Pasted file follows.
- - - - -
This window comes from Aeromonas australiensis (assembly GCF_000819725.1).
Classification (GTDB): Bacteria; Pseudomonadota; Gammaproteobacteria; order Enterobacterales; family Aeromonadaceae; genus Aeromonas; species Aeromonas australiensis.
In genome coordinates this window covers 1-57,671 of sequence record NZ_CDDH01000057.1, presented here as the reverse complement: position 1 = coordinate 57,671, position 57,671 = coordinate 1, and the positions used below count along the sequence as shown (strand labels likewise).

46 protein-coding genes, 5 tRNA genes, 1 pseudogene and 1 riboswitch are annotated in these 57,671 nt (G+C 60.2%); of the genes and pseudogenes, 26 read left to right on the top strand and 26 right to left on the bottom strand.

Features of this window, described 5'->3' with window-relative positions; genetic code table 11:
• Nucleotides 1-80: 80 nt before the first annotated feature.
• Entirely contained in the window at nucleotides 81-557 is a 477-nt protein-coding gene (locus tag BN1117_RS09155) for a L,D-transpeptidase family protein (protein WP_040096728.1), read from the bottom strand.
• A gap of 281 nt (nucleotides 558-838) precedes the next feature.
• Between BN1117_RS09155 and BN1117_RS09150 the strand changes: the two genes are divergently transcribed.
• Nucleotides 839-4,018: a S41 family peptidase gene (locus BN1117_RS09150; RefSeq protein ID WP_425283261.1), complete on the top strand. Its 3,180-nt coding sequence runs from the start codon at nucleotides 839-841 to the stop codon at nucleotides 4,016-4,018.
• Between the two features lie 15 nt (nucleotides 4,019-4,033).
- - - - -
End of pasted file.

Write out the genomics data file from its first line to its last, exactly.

This window comes from Aeromonas australiensis (assembly GCF_000819725.1).
Classification (GTDB): Bacteria; Pseudomonadota; Gammaproteobacteria; order Enterobacterales; family Aeromonadaceae; genus Aeromonas; species Aeromonas australiensis.
In genome coordinates this window covers 1-57,671 of sequence record NZ_CDDH01000057.1, presented here as the reverse complement: position 1 = coordinate 57,671, position 57,671 = coordinate 1, and the positions used below count along the sequence as shown (strand labels likewise).

46 protein-coding genes, 5 tRNA genes, 1 pseudogene and 1 riboswitch are annotated in these 57,671 nt (G+C 60.2%); of the genes and pseudogenes, 26 read left to right on the top strand and 26 right to left on the bottom strand.

Features of this window, described 5'->3' with window-relative positions; genetic code table 11:
• Nucleotides 1-80: 80 nt before the first annotated feature.
• Entirely contained in the window at nucleotides 81-557 is a 477-nt protein-coding gene (locus tag BN1117_RS09155) for a L,D-transpeptidase family protein (protein WP_040096728.1), read from the bottom strand.
• A gap of 281 nt (nucleotides 558-838) precedes the next feature.
• Between BN1117_RS09155 and BN1117_RS09150 the strand changes: the two genes are divergently transcribed.
• Nucleotides 839-4,018: a S41 family peptidase gene (locus BN1117_RS09150; RefSeq protein ID WP_425283261.1), complete on the top strand. Its 3,180-nt coding sequence runs from the start codon at nucleotides 839-841 to the stop codon at nucleotides 4,016-4,018.
• Between the two features lie 15 nt (nucleotides 4,019-4,033).